Question: I heard that it is possible for Dharma cultivators to have supernormal powers. How do they arise?
Answer: Some non-Dharma cultivators have such powers too – as a result of having trained the mind in a past life, and/or ‘accidentally’ sharpening the mind through meditative practices in this life.
Question: I also heard that these are meant for them to better help others?
Answer: Such powers have no fixed purpose, up to the person to ab/use, and some do abuse them for personal benefit, for gain and fame. (Again, note that supernormal powers can be attained through non-Buddhist practices too, which might not be guided by Buddhist ethical considerations.)
Question: After they possess such powers, are they still considered normal human beings?
Answer: As long as they are not enlightened yet, they are still human beings – just with some supernormal powers. Supernormal powers attained without enough compassion and wisdom will lead to creation of magnified negative karma as there will more and easier ways to do evil. One can become ‘demonic’. In this sense, one can lose humanity (and the precious human rebirth), if a lower rebirth results.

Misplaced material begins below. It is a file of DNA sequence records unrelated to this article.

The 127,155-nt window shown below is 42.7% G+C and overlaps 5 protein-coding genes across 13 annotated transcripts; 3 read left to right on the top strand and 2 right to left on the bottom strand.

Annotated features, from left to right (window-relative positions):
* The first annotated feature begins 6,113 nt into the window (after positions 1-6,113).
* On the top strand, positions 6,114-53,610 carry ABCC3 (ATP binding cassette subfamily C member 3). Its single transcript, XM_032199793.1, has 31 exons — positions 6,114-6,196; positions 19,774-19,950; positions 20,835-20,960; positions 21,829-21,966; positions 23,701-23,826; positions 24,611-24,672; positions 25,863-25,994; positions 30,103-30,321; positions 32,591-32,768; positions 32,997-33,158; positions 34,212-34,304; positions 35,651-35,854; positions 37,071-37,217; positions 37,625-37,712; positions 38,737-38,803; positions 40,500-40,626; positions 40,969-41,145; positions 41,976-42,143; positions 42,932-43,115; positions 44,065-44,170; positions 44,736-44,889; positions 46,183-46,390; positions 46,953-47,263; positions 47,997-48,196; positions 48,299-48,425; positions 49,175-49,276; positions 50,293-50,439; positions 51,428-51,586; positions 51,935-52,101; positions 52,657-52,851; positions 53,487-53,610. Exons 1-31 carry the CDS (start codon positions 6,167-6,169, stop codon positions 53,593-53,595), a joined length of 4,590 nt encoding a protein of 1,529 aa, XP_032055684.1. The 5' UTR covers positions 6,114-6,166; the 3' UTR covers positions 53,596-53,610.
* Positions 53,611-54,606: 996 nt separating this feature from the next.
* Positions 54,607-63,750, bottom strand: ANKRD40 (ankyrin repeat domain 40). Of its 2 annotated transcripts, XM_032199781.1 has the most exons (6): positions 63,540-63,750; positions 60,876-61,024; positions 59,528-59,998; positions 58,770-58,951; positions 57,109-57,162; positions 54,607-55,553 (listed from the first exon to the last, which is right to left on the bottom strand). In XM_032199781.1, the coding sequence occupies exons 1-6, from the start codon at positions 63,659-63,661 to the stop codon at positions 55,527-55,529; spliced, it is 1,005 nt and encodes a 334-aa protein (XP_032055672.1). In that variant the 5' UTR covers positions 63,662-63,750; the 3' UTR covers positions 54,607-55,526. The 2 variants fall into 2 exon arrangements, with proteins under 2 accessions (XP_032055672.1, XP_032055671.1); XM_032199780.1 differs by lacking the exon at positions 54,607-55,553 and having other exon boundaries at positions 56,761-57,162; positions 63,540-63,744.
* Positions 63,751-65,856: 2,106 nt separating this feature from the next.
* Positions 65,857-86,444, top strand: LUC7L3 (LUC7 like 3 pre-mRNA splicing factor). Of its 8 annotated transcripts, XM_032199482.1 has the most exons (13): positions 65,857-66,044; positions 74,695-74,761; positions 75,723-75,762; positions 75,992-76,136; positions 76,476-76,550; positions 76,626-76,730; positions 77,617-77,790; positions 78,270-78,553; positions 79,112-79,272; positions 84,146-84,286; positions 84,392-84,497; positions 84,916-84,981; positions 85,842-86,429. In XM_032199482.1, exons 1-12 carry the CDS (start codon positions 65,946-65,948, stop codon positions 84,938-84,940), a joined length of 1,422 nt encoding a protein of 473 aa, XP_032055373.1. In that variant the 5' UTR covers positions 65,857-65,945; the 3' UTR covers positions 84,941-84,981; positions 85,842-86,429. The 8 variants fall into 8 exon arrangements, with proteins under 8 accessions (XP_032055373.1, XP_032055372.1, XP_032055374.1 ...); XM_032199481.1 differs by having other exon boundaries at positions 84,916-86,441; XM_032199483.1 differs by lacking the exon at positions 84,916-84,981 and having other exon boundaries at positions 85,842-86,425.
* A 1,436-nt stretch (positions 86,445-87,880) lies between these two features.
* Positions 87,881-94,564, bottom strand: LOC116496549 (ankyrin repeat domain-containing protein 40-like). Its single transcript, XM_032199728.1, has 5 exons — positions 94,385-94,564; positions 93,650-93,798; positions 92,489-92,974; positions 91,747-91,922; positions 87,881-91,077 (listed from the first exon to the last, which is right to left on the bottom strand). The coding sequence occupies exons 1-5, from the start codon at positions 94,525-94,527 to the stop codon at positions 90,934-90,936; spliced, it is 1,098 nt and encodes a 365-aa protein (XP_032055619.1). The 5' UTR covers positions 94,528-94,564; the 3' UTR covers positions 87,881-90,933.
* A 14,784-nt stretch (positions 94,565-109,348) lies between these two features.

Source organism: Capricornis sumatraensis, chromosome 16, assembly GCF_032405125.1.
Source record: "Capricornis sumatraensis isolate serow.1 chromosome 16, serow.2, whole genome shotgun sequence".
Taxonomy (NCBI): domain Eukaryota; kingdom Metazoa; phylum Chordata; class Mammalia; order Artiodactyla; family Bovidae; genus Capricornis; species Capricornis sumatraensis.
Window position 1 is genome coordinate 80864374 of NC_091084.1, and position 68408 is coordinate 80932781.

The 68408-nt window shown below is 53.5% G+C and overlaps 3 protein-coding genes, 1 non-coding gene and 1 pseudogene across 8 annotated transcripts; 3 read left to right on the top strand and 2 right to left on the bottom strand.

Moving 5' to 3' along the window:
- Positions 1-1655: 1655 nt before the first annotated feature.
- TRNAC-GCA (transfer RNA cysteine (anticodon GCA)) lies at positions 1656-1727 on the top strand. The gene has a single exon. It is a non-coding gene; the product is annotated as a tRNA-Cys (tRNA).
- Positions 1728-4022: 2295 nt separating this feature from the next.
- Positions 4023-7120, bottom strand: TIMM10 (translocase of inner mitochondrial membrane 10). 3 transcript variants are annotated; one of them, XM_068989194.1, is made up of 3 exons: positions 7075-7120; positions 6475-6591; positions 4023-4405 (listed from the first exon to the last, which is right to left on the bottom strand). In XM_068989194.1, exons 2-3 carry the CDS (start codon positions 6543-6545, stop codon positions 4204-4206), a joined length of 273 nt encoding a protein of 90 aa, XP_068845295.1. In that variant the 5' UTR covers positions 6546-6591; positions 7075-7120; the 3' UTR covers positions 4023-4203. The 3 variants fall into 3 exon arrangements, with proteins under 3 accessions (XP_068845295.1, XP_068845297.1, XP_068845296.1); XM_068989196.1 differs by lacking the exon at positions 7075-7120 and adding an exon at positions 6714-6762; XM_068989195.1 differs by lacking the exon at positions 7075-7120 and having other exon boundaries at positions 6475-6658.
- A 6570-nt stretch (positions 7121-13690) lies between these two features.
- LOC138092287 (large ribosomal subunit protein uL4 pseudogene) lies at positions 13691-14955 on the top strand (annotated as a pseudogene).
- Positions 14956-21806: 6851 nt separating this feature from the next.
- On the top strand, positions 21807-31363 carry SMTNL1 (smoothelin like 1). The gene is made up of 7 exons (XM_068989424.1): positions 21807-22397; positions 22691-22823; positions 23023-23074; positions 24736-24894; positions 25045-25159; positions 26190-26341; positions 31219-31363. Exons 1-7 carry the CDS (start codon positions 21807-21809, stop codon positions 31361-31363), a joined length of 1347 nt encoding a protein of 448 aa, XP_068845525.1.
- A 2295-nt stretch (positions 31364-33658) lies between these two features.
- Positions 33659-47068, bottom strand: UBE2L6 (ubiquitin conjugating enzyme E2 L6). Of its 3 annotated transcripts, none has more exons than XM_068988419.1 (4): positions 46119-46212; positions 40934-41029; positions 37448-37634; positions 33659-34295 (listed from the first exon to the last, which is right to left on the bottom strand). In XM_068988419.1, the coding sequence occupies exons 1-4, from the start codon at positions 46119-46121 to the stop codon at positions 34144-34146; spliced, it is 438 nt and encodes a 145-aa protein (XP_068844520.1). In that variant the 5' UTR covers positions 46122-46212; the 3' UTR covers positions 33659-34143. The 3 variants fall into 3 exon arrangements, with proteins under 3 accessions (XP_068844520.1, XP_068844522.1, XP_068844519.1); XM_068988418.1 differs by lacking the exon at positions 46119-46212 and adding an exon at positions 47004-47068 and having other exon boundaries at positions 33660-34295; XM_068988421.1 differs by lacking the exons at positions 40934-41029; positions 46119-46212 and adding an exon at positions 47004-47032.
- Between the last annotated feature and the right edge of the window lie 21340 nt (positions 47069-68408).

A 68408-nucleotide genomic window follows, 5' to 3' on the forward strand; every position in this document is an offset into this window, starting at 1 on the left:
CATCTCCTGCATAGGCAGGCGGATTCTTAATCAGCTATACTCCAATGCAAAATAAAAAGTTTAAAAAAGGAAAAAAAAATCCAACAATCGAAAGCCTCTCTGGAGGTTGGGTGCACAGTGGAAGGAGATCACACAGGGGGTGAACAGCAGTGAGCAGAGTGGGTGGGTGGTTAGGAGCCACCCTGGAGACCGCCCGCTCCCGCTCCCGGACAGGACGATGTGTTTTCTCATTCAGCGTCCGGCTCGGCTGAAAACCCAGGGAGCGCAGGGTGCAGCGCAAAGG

As such, it is more important to cultivate compassion and wisdom than supernormal powers, which might naturally arise when training the mind.
To look forward to such powers instead of focusing on the power of compassion and wisdom is to miss the key objectives of the Dharma – for learning and practising towards liberation for one and all. Pining for powers is an expression of worldly greed, that can disguise itself as ‘pure’ spiritual motivation.
Note that the Buddha forbade the open display of supernormal powers for no good reason, lest it attracts attention for wrong reasons. Those who do so are going against the Buddha’s teachings. They might not even have actual powers; only pretending to have them. What we should attract others with is good moral conduct and sound understanding of the Dharma.
Even if with some powers, they can also give rise to pride and the illusion of being enlightened, thus distracting oneself from further Dharma learning and practice, while deceiving others.